Did you know that the Environmental Working Group lists apples as the fruit that is most contaminated with pesticide residues? Here is the link to the environmental working group dirty dozen list.
If you have ever grown apples organically, you may know why they are so contaminated with pesticides. Worms love apples, and without an ongoing spraying program many of the apples will be loaded with worms. Organic sprays are not all that effective, and because they degrade rapidly, they need to be applied almost every week to keep the worms in check. That is a challenge from both a time and cost standpoint, and even many organic sprays are nasty if you get them in your face or on your skin. Spraying weekly is just no fun. I have never been able to keep up with it.
My favorite apple is a late harvest Granny Smith apple. When harvested in November they are big and beautiful with a delicious sweet-tart tang and a nice crispy texture. However, the longer the apple stays on the tree, the more likely it will fall prey to coddling moth worms. Often by the time I am ready to harvest the Granny Smith apples only a few are left that are free of worms.
Last year I started a more comprehensive program of bagging apples. I used Japanese apple bags that I had purchased somewhere years ago.
Late harvest Granny Smith apple with the Japanese apple bag still attached
Most of the bagged apples were worm free, and they were big and beautiful. In the past I also have used unbleached wax paper bags. I cut two slits on the bottom of them to allow for drainage and twist-tied them onto the tree. These also worked well.
Young Granny Smith apple in an unbleached wax paper bag
This year I decided to bag even more apples so I looked for apple bagging options at the place where I buy all of my organic gardening supplies: Peaceful Valley Farm Supply. This is what I found on the shelf.
When I opened up the bag, this is what I found inside.
Little pantyhose feet for my apples! Nice. I like the fact that they are very lightweight, and any water will immediately evaporate.They are less than 10 cents apiece, and I am pretty sure I can reuse them at least once or twice. They are made in America too, and since so few of us females are wearing pantyhose anymore, it is nice to know there is another use for those American pantyhose factories!
I got to work right away putting those little pantyhose on my apples. If you want to give this a try, here are a few tips. First of all, you want to get the bags on as soon as you can, but if the apples are too small they will break off the stem. It is a balancing act getting the timing right. I waited perhaps a week too long, and the apple coddling moths had already been at their dirty little job. Here is a particularly nasty example of their work: This is what the worm leaves behind after digging it’s way into my apple.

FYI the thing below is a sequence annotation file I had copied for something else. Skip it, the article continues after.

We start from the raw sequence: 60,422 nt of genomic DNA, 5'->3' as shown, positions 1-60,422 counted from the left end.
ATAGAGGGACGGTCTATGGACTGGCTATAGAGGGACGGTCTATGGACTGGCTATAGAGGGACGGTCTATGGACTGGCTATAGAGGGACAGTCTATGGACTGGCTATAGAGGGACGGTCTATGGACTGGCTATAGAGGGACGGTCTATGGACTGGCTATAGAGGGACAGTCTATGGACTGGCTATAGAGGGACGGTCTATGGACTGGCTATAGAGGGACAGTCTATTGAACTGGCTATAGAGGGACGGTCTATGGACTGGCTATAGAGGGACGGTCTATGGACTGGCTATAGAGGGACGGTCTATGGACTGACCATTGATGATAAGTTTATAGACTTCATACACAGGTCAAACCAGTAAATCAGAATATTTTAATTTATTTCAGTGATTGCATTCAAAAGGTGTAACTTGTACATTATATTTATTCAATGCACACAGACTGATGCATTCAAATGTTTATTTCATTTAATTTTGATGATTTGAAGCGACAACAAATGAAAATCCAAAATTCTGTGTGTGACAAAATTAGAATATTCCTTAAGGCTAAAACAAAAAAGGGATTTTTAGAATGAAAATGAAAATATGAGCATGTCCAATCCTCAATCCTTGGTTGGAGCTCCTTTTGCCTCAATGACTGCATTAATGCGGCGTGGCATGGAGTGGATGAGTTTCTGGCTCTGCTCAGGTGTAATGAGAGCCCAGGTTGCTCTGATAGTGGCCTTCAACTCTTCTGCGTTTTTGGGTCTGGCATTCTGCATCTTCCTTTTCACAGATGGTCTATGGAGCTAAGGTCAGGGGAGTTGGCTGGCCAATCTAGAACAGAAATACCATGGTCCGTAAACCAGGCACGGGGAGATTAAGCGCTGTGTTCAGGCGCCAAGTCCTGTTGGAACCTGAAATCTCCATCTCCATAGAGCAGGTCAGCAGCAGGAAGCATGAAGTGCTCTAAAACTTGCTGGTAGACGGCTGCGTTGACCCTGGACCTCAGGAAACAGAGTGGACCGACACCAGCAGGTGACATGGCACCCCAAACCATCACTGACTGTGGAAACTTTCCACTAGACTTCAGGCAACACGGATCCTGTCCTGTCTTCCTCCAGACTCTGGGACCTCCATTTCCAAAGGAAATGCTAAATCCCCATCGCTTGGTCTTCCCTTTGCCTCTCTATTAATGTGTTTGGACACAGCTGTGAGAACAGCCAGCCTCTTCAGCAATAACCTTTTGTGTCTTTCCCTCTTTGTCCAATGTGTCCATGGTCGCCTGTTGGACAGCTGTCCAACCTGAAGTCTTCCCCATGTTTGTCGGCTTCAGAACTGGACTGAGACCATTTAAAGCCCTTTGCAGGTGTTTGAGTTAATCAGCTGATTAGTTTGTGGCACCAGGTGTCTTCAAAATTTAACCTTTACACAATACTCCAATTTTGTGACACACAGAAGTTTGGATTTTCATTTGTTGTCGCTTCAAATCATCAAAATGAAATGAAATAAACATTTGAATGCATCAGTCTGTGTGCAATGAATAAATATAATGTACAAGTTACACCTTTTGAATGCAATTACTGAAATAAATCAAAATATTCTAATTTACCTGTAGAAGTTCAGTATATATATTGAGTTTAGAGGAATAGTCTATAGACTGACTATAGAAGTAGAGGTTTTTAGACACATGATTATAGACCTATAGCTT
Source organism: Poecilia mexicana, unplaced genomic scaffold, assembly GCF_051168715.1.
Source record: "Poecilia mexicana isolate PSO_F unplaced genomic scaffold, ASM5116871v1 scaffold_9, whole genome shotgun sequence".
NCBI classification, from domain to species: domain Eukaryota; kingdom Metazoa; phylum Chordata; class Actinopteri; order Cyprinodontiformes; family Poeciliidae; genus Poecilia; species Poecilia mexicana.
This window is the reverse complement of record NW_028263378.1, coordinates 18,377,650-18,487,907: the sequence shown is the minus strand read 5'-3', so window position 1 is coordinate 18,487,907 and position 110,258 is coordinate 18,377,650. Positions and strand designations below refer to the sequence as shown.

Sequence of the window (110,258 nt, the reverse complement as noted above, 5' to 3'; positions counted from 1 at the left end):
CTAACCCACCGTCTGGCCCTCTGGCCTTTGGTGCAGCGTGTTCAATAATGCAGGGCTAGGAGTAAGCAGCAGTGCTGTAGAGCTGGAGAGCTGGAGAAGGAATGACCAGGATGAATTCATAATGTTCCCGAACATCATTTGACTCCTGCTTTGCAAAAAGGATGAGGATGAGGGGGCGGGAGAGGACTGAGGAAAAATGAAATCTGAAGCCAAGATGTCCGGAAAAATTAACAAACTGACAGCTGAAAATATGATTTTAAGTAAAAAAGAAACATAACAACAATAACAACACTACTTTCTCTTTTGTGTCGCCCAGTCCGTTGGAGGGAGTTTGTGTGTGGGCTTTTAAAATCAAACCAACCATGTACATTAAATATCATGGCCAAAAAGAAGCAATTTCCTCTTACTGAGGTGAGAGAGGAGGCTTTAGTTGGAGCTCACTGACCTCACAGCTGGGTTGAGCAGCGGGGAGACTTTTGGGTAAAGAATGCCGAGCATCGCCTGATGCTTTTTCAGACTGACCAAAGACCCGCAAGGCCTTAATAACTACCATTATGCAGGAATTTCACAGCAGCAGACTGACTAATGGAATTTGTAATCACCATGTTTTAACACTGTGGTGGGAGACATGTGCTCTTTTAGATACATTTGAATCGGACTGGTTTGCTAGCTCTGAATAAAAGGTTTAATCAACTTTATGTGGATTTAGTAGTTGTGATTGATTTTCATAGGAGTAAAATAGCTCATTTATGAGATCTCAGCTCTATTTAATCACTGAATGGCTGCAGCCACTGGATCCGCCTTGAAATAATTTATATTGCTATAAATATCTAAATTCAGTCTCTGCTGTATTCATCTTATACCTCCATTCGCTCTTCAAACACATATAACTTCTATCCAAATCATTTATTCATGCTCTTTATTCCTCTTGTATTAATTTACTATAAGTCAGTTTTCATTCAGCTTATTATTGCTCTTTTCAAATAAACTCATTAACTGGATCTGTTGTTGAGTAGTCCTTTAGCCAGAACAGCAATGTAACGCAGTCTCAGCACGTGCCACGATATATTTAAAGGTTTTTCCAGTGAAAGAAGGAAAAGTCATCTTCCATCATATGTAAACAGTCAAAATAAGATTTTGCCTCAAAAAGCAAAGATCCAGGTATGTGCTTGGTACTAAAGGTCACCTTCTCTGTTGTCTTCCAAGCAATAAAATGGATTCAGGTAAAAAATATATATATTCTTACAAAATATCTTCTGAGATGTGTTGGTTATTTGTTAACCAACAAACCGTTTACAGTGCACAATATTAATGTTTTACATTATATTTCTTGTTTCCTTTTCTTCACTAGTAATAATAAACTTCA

Obviously, you do not want to bag an apple that already has a worm in it. Sometimes it is tricky to tell because when they go into the stem end it can be hidden. This example of an apple still has the remains of the flower attached at the end.
Once that falls off the end will still be brown. Unfortunately if a worm goes into that area, it is hard to tell that a worm is in the apple.
I have found that if the end is sticky, with any of that brown goo that was so clearly illustrated in my nasty coddling moth example above, there is likely a worm in the apple and you should skip bagging that one. You may miss a few, but if you start early enough in the season, most of the apples should be free of worms. Some growers will spray the apples once or twice early in the season before they bag them, which is a good idea but I never seem to manage to get around to that.
To bag the apples, you first must isolate one apple on each stem. This thinning will also give you huge apples, as all the energy is directed to only one large fruit, rather than multiple small apples. Here is a cluster of apples and as you can see, there is at least one fruit that is damaged already.
Examine the fruit carefully, and choose the most perfect apple in the bunch to bag. Carefully break off all of the other fruit at the stem. Also remove any extra foliage in the area around the apple you will be bagging.
If the apples have coddling moth worms in them already, you do not want to give them a home in your compost pile. I usually put them in a plastic bag, and let them sit in the sun for a few weeks. Then I compost them. Hopefully the worms have been cooked by then.
After removing all of the excess apples, you will have one nice isolated apple on a decent sized stem, ready to bag.
I like the bags to be held on tight, because I do not want earwigs making their homes inside of the bags. To make sure they are on tight, I take a roll of garden twist-ties and cut the roll in one place.This gives me a bunch of short lengths of twist tie to take out with me to use in the bagging process.
Slip the little stocking over the apple carefully.
Pinch the end of the sock around a thick place in the stem, and wrap it (not too tightly, leave room for the stem to grow) with the twist-tie.
I like to wrap it around a few times, but that is probably not necessary.
I have 2 apple trees, a Granny Smith and a Winesap. I have found that the Granny Smith has longer stems and more loose bunches and thus is easier to bag than the Winesap. I will give you an update at the end of the season to let you know how the apples turned out but I am very optimistic about these fashionable new pantyhose for apples!
Have any of you readers found certain varieties of apples that are easier to bag than others? Any other tips on growing apples organically? Feel free to post your comments and suggestions.